- A Christmas Carol - "Marley was dead, to begin with..." This book is credited with playing a major role, not only in the celebration of Christmas, but also in creating the modern version of the holiday. And you will be hard-pressed to find a tale that has spawned more adaptations. (1843)
- Martin Chuzzlewit (1844)
- The Battle of Life (1846)
- Dombey and Son (1848)
- David Copperfield - Dickens' 'favourite child' of his works. Semi-autobiographical tale of a young writer's rise from poverty and abuse, notable for drawing on certain dark incidents in Dickens' own past. And, on a much lighter note, introducing the Micawbers, Uriah Heep and Aunt Betsey Trotwood to the world. (1850)
- Bleak House - A long running court case over a disputed will, includes an early example of the police detective. (1853)
- Hard Times (1854)
- Little Dorrit - Recently the subject of a well-received BBC miniseries, a scathing indictment of society vs. human nature that pits gentle Amy Dorrit, Child of the Marshalsea (debtor's) prison, against the challenges first of poverty, then wealth. (1857)
- A Tale of Two Cities - Set during the French Revolution. "It was the best of times, it was the worst of times..." (1859)
- Great Expectations - despite a similar setup to many of his other works, subverts many of his usual plot twists. (1861)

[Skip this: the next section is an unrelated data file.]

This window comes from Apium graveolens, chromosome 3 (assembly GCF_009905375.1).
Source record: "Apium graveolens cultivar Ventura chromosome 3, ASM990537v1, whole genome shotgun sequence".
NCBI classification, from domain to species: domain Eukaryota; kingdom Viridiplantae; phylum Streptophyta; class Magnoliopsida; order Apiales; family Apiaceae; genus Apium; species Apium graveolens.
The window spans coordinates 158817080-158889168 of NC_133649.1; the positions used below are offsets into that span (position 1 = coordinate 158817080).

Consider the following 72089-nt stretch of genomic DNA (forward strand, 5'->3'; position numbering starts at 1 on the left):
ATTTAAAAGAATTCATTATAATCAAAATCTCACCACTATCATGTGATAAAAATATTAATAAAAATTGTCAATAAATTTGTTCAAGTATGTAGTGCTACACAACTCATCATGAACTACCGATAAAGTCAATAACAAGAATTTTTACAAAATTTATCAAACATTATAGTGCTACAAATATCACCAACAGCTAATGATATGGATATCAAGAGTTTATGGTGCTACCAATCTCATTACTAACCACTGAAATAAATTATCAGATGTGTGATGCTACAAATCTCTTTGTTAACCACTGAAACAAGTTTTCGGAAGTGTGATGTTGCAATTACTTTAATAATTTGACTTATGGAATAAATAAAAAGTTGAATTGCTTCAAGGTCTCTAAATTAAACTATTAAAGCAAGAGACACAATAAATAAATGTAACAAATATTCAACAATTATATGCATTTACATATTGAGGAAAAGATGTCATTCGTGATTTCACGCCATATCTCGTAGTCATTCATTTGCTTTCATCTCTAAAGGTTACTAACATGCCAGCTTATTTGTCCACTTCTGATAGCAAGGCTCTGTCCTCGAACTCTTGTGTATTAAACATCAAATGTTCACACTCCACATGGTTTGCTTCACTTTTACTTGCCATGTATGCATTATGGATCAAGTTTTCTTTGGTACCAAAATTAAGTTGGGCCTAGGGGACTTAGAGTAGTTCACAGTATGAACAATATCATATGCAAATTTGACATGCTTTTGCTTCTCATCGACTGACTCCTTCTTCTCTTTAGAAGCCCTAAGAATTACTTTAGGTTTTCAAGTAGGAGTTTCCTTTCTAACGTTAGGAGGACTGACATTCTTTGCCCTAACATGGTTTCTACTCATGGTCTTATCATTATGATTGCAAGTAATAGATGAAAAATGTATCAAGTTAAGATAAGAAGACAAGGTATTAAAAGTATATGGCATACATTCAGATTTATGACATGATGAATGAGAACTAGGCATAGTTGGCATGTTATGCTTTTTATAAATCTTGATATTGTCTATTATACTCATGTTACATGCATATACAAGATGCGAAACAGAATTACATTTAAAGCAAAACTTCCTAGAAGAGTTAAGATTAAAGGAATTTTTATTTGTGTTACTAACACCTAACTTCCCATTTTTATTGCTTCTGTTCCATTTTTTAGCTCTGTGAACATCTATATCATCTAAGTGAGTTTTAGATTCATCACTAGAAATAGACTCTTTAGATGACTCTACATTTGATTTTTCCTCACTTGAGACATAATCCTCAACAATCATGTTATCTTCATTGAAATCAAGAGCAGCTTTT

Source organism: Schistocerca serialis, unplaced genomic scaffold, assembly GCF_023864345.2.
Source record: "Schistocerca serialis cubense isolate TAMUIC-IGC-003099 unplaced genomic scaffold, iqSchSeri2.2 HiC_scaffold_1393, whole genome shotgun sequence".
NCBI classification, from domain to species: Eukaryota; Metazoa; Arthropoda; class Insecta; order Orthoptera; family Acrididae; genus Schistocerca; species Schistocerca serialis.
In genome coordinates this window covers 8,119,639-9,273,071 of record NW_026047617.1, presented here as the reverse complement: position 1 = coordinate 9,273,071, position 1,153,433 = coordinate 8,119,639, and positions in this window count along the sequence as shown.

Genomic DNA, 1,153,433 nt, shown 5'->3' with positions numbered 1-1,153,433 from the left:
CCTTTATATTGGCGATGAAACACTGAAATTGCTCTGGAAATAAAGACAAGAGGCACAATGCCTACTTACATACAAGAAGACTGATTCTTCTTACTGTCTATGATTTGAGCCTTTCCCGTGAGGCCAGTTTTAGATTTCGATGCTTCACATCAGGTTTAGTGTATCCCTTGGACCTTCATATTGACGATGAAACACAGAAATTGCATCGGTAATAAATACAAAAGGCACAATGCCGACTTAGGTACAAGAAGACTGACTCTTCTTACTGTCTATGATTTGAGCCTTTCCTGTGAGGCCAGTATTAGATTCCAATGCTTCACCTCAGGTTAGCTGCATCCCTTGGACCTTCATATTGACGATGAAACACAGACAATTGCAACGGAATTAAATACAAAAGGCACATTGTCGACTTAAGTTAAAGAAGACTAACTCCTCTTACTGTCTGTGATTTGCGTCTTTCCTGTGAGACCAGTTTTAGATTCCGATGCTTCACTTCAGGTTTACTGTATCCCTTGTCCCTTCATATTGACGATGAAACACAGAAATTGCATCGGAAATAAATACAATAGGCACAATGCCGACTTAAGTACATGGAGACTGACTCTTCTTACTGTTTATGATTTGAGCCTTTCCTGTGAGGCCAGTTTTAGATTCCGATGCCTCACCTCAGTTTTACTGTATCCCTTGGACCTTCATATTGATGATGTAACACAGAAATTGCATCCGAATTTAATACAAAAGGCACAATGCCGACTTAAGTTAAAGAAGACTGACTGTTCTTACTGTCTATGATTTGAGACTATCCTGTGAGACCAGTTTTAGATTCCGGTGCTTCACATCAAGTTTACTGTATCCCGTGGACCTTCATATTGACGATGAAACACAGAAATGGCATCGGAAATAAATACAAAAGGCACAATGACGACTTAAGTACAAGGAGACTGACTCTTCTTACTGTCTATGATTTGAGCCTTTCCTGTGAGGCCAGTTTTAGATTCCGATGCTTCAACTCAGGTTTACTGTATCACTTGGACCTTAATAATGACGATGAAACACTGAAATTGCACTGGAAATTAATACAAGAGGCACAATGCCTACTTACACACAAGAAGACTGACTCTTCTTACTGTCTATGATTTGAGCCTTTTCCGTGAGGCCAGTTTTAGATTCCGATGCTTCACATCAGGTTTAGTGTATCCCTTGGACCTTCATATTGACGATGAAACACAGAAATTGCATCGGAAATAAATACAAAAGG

- Our Mutual Friend - His last complete novel. (1865)
- The Mystery of Edwin Drood - His last, uncompleted novel. (1870)
Dickens also wrote a good deal of non-fiction, such as:
- Sketches by Boz: The work that brought Dickens to early prominence during his days as a reporter. A series of pieces detailing London. (1836)
- American Notes: An account of his visit to the USA in 1842.
The works of Charles Dickens provide examples of:
- Author Tract: Much of Dickens' work includes some sort of strong social commentary. His most frequent targets include poverty and the plight of children. His American Notes also features his commentary on American systems, such as insane asylums (where he praised American efforts), slavery (where he condemned the practice) and spitting out tobacco on the floor.
- Contrived Coincidence: Was a big fan, like most Victorian novelists.
- Earn Your Happy Ending: Most of his stories end well, but only after the main characters suffer a lot of misery, pain and angst.
- Lemony Narrator: Dickens himself was one of the lemoniest(?), which appears in virtually all of his works.
- Loves Secrecy: Mr Nadgett from Martin Chuzzlewit; lampshaded:The ruling passion of the man expressed itself even then, in the tone of regret in which he deplored the approaching publicity of what he knew.
- Signature Line: A Tale of Two Cities may have the most famous set of opening and closing lines in Western literature. "It was the best of times, it was the worst of times."/"It is a far, far better thing that I do, than I have ever done..."
- Sliding Scale of Idealism vs. Cynicism: Depends on the story. Several could be seen as more idealistic due to characters having a HeelFace Turn, being kind-hearted and sympathetic, and/or getting a Earn Your Happy Ending.